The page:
This paper decomposes the real exchange rate (RER) into its components, extending the approach by Engel (JPE, 1999) and Betts and Kehoe (JME, 2006). Engel finds that the relative prices of non-traded goods account for almost none of the RER variation. Betts and Kehoe show that, using a different price index the relative prices of non-tradable goods do indeed matter. They then argue that non-tradable goods need to be introduced into theoretical models to account for RER co-movements.
The decomposition in this paper yields two additional terms: the first one is the relative distribution cost in the two countries, the second one is the relative profit margin in the two countries. I show that the relative profit margin accounts for a large proportion of the RER movement.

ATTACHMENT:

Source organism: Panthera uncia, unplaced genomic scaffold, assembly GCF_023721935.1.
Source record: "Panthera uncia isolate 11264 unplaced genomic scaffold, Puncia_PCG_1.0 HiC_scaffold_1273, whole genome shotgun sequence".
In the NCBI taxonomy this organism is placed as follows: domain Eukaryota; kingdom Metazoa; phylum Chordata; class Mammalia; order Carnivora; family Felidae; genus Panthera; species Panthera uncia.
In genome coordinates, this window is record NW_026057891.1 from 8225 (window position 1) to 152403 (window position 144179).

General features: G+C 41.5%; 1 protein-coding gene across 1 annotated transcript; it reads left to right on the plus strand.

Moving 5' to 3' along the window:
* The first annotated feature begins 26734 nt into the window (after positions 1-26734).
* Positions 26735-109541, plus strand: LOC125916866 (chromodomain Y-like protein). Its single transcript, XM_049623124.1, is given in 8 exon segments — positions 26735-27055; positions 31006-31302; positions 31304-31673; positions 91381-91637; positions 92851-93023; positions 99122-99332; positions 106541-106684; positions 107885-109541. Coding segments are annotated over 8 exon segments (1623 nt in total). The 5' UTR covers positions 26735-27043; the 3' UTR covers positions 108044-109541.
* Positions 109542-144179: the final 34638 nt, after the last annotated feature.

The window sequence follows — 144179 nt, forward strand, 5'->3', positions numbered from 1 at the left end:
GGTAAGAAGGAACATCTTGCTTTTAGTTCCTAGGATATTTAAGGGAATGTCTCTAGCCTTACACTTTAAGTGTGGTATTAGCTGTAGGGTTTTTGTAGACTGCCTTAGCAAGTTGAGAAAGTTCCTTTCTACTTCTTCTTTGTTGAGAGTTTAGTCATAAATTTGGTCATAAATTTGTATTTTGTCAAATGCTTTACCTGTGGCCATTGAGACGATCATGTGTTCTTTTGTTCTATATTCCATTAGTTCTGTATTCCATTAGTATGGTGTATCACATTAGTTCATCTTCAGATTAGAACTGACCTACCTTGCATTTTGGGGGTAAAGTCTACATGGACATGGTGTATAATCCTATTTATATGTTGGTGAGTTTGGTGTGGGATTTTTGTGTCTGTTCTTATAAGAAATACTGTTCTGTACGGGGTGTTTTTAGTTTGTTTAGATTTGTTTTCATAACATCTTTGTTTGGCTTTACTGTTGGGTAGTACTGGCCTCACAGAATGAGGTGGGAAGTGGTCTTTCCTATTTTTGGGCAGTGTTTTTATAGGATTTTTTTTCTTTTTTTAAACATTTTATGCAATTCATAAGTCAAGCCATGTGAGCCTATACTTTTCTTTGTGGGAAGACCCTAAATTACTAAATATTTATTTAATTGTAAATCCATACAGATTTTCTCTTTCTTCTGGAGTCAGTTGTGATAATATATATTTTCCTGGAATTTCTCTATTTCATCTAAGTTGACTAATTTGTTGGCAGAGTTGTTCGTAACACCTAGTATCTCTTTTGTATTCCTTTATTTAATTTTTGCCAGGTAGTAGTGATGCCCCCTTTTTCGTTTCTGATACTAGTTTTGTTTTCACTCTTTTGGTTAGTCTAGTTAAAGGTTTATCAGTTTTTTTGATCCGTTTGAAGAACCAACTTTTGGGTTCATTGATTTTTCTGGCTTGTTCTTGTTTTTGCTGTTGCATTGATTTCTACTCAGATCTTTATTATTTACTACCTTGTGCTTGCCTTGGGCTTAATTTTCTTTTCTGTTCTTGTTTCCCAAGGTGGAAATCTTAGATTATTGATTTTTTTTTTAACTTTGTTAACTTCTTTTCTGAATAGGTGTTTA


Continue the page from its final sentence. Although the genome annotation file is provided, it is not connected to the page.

The paper then goes on to show that this observation, that the RER is positively correlated with relative profit margins, is only consistent with theoretical models employing local currency pricing (LCP), rather than producer currency pricing (PCP). I simulate a two versions of the model introduced by Corsetti at al (Handbook of Monetary Economics, 2010), one using LCP and the other using PCP. I show that only the LCP model implies a positive correlation between the RER and relative profit margins. This paper therefore adds empirical evidence to the open economy literature and to the pass-through literature.